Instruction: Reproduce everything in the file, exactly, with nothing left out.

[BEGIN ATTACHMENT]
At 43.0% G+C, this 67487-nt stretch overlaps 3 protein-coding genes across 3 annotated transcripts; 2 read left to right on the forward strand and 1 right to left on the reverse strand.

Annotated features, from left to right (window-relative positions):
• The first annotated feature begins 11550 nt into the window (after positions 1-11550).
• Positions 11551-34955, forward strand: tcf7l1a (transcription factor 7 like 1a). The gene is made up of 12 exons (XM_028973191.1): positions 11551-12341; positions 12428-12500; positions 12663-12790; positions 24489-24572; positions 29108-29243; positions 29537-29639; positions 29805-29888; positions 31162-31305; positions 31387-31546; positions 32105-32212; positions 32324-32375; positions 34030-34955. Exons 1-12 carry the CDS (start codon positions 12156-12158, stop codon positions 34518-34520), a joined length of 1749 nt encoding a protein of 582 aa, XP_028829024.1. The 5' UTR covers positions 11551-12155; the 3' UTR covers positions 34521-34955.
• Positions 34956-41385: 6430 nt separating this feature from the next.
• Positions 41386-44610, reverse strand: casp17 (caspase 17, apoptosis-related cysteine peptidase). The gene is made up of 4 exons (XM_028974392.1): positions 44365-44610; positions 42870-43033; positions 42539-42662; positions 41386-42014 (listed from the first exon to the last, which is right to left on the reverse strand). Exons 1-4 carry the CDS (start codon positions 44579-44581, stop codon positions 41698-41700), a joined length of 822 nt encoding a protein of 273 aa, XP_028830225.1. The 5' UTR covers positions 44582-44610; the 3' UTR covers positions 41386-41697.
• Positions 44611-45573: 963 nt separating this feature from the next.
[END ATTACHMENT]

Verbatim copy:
At 43.0% G+C, this 67487-nt stretch overlaps 3 protein-coding genes across 3 annotated transcripts; 2 read left to right on the forward strand and 1 right to left on the reverse strand.

Annotated features, from left to right (window-relative positions):
• The first annotated feature begins 11550 nt into the window (after positions 1-11550).
• Positions 11551-34955, forward strand: tcf7l1a (transcription factor 7 like 1a). The gene is made up of 12 exons (XM_028973191.1): positions 11551-12341; positions 12428-12500; positions 12663-12790; positions 24489-24572; positions 29108-29243; positions 29537-29639; positions 29805-29888; positions 31162-31305; positions 31387-31546; positions 32105-32212; positions 32324-32375; positions 34030-34955. Exons 1-12 carry the CDS (start codon positions 12156-12158, stop codon positions 34518-34520), a joined length of 1749 nt encoding a protein of 582 aa, XP_028829024.1. The 5' UTR covers positions 11551-12155; the 3' UTR covers positions 34521-34955.
• Positions 34956-41385: 6430 nt separating this feature from the next.
• Positions 41386-44610, reverse strand: casp17 (caspase 17, apoptosis-related cysteine peptidase). The gene is made up of 4 exons (XM_028974392.1): positions 44365-44610; positions 42870-43033; positions 42539-42662; positions 41386-42014 (listed from the first exon to the last, which is right to left on the reverse strand). Exons 1-4 carry the CDS (start codon positions 44579-44581, stop codon positions 41698-41700), a joined length of 822 nt encoding a protein of 273 aa, XP_028830225.1. The 5' UTR covers positions 44582-44610; the 3' UTR covers positions 41386-41697.
• Positions 44611-45573: 963 nt separating this feature from the next.